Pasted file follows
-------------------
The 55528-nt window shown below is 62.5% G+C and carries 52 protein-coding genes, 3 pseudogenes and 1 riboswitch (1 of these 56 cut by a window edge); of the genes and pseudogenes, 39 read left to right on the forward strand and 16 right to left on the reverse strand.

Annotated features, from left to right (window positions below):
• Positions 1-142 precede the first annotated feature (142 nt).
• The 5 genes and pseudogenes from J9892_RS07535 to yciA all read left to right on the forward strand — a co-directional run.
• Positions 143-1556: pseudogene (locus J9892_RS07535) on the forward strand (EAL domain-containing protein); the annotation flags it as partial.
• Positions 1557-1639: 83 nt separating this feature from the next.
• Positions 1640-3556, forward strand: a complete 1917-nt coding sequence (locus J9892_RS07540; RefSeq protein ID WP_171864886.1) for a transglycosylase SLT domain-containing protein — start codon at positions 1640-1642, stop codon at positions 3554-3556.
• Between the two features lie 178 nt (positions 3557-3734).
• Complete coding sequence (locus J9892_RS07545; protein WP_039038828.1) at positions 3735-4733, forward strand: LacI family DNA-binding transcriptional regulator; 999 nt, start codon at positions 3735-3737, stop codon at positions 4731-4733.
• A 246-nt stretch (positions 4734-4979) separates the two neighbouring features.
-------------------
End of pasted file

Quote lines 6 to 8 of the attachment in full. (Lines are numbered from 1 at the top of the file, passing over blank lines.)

• Positions 1557-1639: 83 nt separating this feature from the next.
• Positions 1640-3556, forward strand: a complete 1917-nt coding sequence (locus J9892_RS07540; RefSeq protein ID WP_171864886.1) for a transglycosylase SLT domain-containing protein — start codon at positions 1640-1642, stop codon at positions 3554-3556.
• Between the two features lie 178 nt (positions 3557-3734).